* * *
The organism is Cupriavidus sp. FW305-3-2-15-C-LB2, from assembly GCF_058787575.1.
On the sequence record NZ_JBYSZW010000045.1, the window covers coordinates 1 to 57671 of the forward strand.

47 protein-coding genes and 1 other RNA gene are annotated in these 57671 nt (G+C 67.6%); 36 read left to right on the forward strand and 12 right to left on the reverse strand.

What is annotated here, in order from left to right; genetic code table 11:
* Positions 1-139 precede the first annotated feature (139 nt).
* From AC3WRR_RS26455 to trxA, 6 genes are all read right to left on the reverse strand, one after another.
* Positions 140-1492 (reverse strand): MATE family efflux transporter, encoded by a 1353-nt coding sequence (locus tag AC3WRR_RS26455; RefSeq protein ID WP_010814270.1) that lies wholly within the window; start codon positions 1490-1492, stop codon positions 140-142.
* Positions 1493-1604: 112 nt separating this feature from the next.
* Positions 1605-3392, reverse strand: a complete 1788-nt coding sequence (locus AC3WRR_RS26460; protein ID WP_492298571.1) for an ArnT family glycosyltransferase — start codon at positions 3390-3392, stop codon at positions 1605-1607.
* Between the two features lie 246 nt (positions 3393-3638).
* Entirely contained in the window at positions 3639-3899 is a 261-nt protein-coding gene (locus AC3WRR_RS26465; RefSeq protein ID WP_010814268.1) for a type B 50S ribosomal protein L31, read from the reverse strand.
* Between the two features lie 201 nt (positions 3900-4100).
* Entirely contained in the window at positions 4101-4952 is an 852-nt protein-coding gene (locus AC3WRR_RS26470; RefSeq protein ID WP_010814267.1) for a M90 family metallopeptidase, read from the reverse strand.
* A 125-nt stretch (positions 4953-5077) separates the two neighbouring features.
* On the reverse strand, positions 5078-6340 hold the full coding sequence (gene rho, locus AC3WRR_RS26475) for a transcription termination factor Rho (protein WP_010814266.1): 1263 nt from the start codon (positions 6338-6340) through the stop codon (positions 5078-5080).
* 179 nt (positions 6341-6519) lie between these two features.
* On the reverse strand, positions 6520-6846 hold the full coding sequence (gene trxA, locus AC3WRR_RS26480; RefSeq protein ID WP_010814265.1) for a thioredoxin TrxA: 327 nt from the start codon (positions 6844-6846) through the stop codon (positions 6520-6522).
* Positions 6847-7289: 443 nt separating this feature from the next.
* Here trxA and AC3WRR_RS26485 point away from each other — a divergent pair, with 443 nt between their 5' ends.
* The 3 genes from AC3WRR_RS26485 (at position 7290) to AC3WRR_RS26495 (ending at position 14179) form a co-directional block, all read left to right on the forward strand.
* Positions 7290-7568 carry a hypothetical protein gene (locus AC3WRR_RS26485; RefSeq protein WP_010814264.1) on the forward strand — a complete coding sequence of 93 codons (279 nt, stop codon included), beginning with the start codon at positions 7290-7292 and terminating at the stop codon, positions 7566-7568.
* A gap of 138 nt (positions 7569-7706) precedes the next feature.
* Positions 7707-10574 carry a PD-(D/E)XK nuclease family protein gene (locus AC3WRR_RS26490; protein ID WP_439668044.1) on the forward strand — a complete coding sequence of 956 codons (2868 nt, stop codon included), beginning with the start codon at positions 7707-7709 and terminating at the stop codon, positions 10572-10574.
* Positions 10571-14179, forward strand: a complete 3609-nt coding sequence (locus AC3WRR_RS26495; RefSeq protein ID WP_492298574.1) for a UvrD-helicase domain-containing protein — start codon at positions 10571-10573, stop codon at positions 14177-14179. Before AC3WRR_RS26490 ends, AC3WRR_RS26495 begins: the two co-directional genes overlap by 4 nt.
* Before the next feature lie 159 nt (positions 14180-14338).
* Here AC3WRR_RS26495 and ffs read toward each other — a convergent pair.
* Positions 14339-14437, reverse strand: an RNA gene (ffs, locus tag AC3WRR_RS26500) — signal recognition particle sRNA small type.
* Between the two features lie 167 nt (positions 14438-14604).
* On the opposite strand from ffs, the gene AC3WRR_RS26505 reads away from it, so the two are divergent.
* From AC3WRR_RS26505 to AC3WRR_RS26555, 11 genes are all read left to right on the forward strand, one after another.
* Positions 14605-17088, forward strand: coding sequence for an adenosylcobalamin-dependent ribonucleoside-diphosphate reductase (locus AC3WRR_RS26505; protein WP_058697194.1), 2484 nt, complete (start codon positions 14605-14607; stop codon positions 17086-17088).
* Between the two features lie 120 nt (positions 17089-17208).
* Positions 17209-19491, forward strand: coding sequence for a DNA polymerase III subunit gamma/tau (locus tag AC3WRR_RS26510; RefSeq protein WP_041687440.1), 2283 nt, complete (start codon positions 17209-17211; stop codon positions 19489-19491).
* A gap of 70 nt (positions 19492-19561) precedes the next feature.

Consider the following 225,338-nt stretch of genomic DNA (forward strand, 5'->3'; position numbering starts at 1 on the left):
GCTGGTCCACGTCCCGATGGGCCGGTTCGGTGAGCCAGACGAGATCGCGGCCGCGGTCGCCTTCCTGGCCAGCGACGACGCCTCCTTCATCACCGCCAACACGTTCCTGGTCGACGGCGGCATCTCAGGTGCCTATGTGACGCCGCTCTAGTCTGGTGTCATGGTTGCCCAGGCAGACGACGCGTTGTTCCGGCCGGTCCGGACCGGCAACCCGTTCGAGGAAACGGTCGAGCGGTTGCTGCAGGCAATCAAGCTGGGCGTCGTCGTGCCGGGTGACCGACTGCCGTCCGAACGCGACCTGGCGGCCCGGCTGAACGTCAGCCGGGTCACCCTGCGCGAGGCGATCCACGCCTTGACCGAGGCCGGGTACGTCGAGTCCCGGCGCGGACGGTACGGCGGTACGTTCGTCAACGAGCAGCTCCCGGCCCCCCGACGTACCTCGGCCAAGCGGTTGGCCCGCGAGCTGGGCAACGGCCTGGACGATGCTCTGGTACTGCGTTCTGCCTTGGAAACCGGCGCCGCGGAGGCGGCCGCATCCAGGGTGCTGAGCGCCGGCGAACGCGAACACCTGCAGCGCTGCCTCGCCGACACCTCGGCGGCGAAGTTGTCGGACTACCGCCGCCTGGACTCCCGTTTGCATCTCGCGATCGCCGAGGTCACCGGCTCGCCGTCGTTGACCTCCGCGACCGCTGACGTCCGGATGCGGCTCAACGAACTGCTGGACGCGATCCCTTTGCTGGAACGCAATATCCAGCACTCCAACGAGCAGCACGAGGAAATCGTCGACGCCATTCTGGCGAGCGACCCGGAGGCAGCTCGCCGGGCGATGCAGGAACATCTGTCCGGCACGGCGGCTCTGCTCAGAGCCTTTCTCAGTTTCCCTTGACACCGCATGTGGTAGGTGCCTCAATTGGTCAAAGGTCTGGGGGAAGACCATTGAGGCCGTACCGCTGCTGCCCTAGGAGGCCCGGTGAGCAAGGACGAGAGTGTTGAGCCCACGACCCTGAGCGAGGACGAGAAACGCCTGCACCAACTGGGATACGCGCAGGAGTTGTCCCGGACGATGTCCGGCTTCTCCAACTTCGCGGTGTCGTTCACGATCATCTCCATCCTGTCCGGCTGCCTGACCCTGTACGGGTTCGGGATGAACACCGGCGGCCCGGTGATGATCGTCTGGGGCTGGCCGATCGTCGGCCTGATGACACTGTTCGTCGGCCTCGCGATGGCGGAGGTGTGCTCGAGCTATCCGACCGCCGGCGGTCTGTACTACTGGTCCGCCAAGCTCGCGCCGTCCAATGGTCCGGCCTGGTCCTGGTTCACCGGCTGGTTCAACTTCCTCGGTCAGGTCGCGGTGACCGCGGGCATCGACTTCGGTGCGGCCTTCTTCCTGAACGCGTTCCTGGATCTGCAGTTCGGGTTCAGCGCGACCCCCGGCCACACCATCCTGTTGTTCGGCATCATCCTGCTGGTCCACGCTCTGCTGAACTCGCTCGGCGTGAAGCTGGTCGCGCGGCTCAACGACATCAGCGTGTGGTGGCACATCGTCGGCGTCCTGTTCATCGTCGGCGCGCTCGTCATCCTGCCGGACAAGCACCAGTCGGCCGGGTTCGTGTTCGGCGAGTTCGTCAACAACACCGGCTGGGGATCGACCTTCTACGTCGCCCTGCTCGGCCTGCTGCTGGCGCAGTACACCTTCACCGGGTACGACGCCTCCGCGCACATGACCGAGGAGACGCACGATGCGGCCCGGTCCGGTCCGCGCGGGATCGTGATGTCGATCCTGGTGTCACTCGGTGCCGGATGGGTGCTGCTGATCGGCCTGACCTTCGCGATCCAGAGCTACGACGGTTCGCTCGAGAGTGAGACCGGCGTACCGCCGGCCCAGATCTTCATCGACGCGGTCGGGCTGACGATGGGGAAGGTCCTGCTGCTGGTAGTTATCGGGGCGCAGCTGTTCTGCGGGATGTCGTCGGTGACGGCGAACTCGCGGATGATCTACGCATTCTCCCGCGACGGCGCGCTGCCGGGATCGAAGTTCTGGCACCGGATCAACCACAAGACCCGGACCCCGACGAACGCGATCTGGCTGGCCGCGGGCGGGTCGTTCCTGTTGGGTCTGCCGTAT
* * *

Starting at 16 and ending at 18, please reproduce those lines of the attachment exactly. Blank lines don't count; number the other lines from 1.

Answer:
* 179 nt (positions 6341-6519) lie between these two features.
* On the reverse strand, positions 6520-6846 hold the full coding sequence (gene trxA, locus AC3WRR_RS26480; RefSeq protein ID WP_010814265.1) for a thioredoxin TrxA: 327 nt from the start codon (positions 6844-6846) through the stop codon (positions 6520-6522).
* Positions 6847-7289: 443 nt separating this feature from the next.